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Certain modern sensibilities have been implemented in Blazing Chrome, which I appreciate. Perhaps the most important thing is that the game automatically records the progress of your level. So, if you have already completed a level and leave the game when you return, you will be asked if you want to continue. It’s especially fun when we play in Portable mode, like I did, and people came and we wanted to play a different game. I immediately thought I had to start over, but when I reloaded the game, I was able to continue where I left off. Other options, such as disabling the automatic weapon exchange when picking up a new weapon and disabling the rumble, are also very useful.

As I mentioned earlier, this game seems to belong to the Super Nintendo, with beautifully detailed and animated sprites. I think it’s great that some enemies on the screen are zoomed in using the 16-bit scale technology that was common at the time. The game runs much faster and easier than it could at the time, and there are no signs of flicker or delay. The color scheme seems a little more discreet than some SNES games at the time, and that’s why I often opted for Contra: The vibrations of the case (Genesis). There are tons of parallax scrolling and other graphic tricks that really seal the deal. The explosions blink harder, there is more blood and the action is smooth as butter. They have huge patterns and memorable settings. In other words, I wouldn’t change anything except maybe add a little more color in a few places.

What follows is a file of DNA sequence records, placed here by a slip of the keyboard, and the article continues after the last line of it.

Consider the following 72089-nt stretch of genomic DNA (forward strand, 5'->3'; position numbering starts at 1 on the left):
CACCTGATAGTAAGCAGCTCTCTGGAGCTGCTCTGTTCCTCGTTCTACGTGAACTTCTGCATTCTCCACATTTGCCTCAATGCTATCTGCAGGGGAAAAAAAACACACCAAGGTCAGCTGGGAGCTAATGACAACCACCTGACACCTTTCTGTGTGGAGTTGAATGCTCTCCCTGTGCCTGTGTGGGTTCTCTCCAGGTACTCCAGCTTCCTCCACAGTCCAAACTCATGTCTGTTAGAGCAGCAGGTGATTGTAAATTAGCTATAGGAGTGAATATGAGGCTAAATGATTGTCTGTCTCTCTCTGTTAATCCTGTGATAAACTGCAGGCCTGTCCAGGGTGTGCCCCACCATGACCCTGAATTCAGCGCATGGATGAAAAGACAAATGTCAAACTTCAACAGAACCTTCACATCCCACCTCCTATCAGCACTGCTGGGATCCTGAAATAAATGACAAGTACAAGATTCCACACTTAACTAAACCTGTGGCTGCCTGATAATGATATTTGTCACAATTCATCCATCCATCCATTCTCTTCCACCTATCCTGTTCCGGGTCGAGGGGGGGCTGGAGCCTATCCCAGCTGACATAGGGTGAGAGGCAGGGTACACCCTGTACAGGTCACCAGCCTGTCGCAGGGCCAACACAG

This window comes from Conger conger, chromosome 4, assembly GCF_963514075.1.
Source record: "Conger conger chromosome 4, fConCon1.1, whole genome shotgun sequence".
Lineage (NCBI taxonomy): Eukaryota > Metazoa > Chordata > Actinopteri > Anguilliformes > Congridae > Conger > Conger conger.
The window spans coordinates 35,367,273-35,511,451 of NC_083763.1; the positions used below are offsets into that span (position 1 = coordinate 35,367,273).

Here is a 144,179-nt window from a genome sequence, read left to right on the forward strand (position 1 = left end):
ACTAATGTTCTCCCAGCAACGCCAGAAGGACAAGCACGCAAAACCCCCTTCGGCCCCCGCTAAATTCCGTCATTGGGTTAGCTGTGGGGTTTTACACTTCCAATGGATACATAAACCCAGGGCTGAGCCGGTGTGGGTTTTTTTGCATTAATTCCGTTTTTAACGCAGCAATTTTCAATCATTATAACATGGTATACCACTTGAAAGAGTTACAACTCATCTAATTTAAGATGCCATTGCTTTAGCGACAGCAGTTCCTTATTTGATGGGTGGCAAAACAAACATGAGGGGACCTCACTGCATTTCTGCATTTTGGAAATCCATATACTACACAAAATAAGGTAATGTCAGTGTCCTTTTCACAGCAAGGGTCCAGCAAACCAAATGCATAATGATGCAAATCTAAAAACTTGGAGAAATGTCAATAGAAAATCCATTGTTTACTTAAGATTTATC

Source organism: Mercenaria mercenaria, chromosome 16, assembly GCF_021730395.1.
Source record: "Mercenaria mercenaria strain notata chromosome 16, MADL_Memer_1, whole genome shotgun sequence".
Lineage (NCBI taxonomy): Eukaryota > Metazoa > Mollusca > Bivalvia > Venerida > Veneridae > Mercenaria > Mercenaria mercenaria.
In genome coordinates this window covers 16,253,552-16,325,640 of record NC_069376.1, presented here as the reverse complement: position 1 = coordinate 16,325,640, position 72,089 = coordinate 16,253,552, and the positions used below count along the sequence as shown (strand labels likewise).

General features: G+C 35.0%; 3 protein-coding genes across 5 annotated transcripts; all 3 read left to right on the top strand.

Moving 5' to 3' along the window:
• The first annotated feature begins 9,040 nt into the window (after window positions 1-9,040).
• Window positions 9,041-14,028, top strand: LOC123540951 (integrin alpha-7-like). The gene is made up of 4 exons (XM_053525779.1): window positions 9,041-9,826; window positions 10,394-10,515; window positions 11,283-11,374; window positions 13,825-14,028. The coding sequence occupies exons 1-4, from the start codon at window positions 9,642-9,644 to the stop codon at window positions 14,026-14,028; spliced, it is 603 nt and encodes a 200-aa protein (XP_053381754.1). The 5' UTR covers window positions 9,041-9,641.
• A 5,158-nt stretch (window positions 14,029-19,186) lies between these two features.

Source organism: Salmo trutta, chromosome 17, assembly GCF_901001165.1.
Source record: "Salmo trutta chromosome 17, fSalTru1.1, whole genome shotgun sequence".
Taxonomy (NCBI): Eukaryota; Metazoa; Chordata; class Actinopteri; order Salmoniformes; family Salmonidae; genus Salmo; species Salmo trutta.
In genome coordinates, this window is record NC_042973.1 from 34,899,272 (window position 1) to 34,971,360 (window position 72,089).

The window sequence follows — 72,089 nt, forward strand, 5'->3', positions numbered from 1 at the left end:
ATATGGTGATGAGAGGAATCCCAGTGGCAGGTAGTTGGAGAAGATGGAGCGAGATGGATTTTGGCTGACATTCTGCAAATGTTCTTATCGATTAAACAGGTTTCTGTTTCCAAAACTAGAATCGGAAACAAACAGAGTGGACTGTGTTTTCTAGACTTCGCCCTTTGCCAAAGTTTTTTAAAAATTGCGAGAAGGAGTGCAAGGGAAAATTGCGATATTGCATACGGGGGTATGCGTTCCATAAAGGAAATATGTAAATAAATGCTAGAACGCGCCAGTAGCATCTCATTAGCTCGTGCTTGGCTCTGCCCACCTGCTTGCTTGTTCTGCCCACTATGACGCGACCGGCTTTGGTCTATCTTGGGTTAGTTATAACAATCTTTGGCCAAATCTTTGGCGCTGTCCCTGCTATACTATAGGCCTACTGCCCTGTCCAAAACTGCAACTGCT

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Even the sound is from that time, with distorted voices and synthesized music. The game has some short memorable movies, like when you go on stage, which reminded me of Contra, and the actual background music is pretty good. It sounds more like something you may have heard in the arcades at the time, not necessarily something from the Super Nintendo. There’s good music here, but it’s not something you keep in your head for weeks.

Like many games, Blazing Chrome is not easy to beat. Without a code of 30 (at least none that I know of), it may take some time to go through all the steps. The levels are pretty long and fortunately you have some challenges in the beginning. Saving the game after each step certainly helps, and adding a second player makes the game much more accessible. Look, I know there’s a lot of independent tossups coming out every week that look good, but can never play on base. It is rare for a new game to match and even surpass the original, which is not easy! I had a great time playing Blazing Chrome and those of you who have a soft spot for the Contra games of the past should have fun too!

Transparent Chrome Overview

  • Graphs – 9/10
  • Sound – 9/10
  • Gameplay – 9.5/10
  • Late call – 7.5/10

9/10

Final thoughts: EXAMPLES

It is rare that a contemporary independent game rivals or even surpasses the inspiration of intellectual property, but Blazing Chrome somehow manages to capture the essence of Contra III perfectly, with a touch of modernity. If you like a cooperative race and two-player shooting, this game should now be on your Switch.

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Craig has covered the video game industry since 1995. His work has been published in various media. He is currently editor and employee of Age of Games.